The general purpose storage controller 1524 connects the storage medium disk X04 with communication bus 1526, which may be an ISA, EISA, VESA, PCI, or similar, for interconnecting all of the components of the processing circuitry. A description of the general features and functionality of the display 1510, keyboard and/or mouse 1514, as well as the display controller 1508, storage controller 1524, network controller 1506, sound controller 1520, and general purpose I/O interface 1512 is omitted herein for brevity as these features are known.

Thus, the foregoing discussion discloses and describes merely exemplary embodiments of the present invention. As will be understood by those skilled in the art, the present invention may be embodied in other specific forms without departing from the spirit or essential characteristics thereof. Accordingly, the disclosure of the present invention is intended to be illustrative, but not limiting of the scope of the invention, as well as other claims. The disclosures, including any readily discernible variants of the teachings herein, define, in part, the scope of the foregoing claim terminology such that no inventive subject matter is dedicated to the public.

Claims (20)

The invention claimed is:
1. A sound diffuser comprising:
a panel that have an irregular outer surface with a plurality of wells formed therein in a cymatic organization, wherein
each of the plurality of wells are arranged relative to one another in a predetermined cymatic pattern, and a depth set according to well position^2 mod N,
where N is a number of wells and is also a prime number.
2. The diffuser according to claim 1 wherein the first well is positioned to direct sound away a source of the sound.
3. The diffusor according to claim 1 wherein the panel has an outer perimeter of a predetermined shape.
4. The diffusor according to claim 1 wherein a number of the plurality of wells is determined by the cymatic pattern on the panel.
5. The diffusor according to claim 1 wherein the wells are arranged in a diagonal or semi-circular manner with respect to an edge of the panel.
6. The diffusor according to claim 1 wherein the wells are curved.
7. The diffusor according to claim 1 wherein the wells depth is calculated according to a QRD sequence.
8. The diffusor according to claim 1 wherein the panel comprising wood, metal, studiofoam, or thermoplastic.
9. The diffusor according to claim 1 further comprising:
at least one fin that is detachable attachable to the diffuser.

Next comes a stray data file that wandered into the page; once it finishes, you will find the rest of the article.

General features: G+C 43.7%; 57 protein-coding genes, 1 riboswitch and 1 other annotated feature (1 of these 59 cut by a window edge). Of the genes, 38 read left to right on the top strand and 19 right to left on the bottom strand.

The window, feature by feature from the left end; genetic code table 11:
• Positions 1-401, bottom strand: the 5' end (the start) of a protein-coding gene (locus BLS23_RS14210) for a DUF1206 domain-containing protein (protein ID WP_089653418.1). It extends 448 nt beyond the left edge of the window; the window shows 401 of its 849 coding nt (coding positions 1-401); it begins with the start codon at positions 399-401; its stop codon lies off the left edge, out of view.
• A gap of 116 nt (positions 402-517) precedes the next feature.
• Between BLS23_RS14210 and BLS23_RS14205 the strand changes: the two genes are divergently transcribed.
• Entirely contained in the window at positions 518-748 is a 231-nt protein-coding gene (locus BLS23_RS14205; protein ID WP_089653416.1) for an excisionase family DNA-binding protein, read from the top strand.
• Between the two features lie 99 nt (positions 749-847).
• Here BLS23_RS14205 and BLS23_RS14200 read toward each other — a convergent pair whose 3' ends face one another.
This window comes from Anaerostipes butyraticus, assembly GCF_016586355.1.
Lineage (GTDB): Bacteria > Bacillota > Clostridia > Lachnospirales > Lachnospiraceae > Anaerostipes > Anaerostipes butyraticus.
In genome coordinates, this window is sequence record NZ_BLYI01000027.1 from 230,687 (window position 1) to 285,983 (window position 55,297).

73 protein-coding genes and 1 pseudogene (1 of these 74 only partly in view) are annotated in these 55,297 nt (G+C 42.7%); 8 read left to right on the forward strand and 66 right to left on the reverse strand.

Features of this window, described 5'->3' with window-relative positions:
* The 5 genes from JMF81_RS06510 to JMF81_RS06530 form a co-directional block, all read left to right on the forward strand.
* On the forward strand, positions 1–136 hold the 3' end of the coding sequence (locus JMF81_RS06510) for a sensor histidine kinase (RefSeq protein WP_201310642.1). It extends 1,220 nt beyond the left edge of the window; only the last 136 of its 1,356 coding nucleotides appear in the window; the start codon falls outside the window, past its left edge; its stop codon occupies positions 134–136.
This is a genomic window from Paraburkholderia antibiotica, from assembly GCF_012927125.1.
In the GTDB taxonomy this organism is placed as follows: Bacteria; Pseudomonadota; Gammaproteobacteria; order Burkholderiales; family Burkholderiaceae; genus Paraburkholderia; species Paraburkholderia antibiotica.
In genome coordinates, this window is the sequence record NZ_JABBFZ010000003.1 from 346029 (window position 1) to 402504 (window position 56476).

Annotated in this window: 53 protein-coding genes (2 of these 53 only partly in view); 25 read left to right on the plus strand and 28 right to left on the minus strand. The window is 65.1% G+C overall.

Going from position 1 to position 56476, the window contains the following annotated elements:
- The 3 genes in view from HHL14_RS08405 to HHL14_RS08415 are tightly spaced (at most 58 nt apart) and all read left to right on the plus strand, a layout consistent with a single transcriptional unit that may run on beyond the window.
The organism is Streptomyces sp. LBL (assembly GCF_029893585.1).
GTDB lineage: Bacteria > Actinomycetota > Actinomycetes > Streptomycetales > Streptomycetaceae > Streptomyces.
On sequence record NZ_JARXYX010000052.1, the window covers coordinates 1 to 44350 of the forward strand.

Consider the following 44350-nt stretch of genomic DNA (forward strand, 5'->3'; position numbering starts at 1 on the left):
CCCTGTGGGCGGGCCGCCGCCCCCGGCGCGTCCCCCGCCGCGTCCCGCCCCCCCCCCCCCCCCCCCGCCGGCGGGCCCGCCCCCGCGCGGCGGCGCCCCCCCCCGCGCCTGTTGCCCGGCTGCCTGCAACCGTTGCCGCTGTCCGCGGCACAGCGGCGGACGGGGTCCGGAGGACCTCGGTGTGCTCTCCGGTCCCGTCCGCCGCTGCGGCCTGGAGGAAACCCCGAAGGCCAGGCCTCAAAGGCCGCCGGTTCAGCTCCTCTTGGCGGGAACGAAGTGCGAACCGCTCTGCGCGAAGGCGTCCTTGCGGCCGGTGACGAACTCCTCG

10. The diffusor according to claim 1 wherein:
the panel includes a second plurality of wells formed therein in another cymatic organization that is different than the predetermined cymatic pattern.
11. The diffusor according to claim 1 wherein an interior volume of the diffuser hollow or solid.
12. A method of making a sound diffuser, comprising:
determining a cymatic pattern on a panel, said cymatic pattern being associated with a predetermined frequency;
forming on the panel having an irregular outer surface a plurality of wells formed in the cymatic pattern;
arranging each of the plurality of wells relative to one another in the cymatic pattern;
calculating with processing circuitry a well depth set according to well position^2 mod N,
where N is a number of wells and is also a prime number, and forming the wells according to well depths calculated in the calculating step.
13. The method according to claim 12, wherein a first well is positioned to direct sound away a source of the sound.
14. The method according to claim 12, wherein the panel has an outer perimeter of a predetermined shape.
15. The method according to claim 12, wherein a number of the plurality of wells is determined by the cymatic pattern.
16. The method according to claim 12, wherein the wells are arranged in a diagonal or semi-circular manner with respect to an edge of the panel.
17. The method according to claim 12, further comprising:
at least one fin that is detachable attachable to the diffuser.
18. The method according to claim 12, wherein the wells depth is calculated according to a QRD sequence.
19. The method according to claim 12, wherein the panel comprising wood, metal, studiofoam, or thermoplastic.
20. The method according to claim 12, wherein an interior volume of the diffuser hollow or solid.